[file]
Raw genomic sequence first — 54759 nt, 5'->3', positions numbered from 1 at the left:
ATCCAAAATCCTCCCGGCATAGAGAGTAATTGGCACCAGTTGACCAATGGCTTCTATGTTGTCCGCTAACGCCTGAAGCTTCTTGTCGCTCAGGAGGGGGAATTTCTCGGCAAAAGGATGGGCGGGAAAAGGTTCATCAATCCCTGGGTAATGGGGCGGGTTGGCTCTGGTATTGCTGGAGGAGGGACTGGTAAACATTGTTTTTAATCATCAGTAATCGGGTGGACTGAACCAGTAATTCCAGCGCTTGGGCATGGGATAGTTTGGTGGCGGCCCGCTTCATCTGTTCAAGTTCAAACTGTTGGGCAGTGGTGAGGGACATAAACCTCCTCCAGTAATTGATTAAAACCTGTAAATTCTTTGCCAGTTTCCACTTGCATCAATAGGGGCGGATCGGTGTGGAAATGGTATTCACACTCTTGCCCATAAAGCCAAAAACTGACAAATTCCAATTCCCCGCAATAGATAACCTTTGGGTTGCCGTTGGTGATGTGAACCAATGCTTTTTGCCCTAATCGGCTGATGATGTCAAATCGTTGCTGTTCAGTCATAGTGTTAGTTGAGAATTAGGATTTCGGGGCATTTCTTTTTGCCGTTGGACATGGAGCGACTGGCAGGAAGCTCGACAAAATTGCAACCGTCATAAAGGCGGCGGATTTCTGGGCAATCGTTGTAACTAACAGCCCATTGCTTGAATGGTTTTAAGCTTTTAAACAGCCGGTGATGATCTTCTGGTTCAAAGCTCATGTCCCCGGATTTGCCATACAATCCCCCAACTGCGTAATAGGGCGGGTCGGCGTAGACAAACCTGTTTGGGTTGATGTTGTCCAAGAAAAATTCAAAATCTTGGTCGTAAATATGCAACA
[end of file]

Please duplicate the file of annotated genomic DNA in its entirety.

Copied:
Raw genomic sequence first — 54759 nt, 5'->3', positions numbered from 1 at the left:
ATCCAAAATCCTCCCGGCATAGAGAGTAATTGGCACCAGTTGACCAATGGCTTCTATGTTGTCCGCTAACGCCTGAAGCTTCTTGTCGCTCAGGAGGGGGAATTTCTCGGCAAAAGGATGGGCGGGAAAAGGTTCATCAATCCCTGGGTAATGGGGCGGGTTGGCTCTGGTATTGCTGGAGGAGGGACTGGTAAACATTGTTTTTAATCATCAGTAATCGGGTGGACTGAACCAGTAATTCCAGCGCTTGGGCATGGGATAGTTTGGTGGCGGCCCGCTTCATCTGTTCAAGTTCAAACTGTTGGGCAGTGGTGAGGGACATAAACCTCCTCCAGTAATTGATTAAAACCTGTAAATTCTTTGCCAGTTTCCACTTGCATCAATAGGGGCGGATCGGTGTGGAAATGGTATTCACACTCTTGCCCATAAAGCCAAAAACTGACAAATTCCAATTCCCCGCAATAGATAACCTTTGGGTTGCCGTTGGTGATGTGAACCAATGCTTTTTGCCCTAATCGGCTGATGATGTCAAATCGTTGCTGTTCAGTCATAGTGTTAGTTGAGAATTAGGATTTCGGGGCATTTCTTTTTGCCGTTGGACATGGAGCGACTGGCAGGAAGCTCGACAAAATTGCAACCGTCATAAAGGCGGCGGATTTCTGGGCAATCGTTGTAACTAACAGCCCATTGCTTGAATGGTTTTAAGCTTTTAAACAGCCGGTGATGATCTTCTGGTTCAAAGCTCATGTCCCCGGATTTGCCATACAATCCCCCAACTGCGTAATAGGGCGGGTCGGCGTAGACAAACCTGTTTGGGTTGATGTTGTCCAAGAAAAATTCAAAATCTTGGTCGTAAATATGCAACA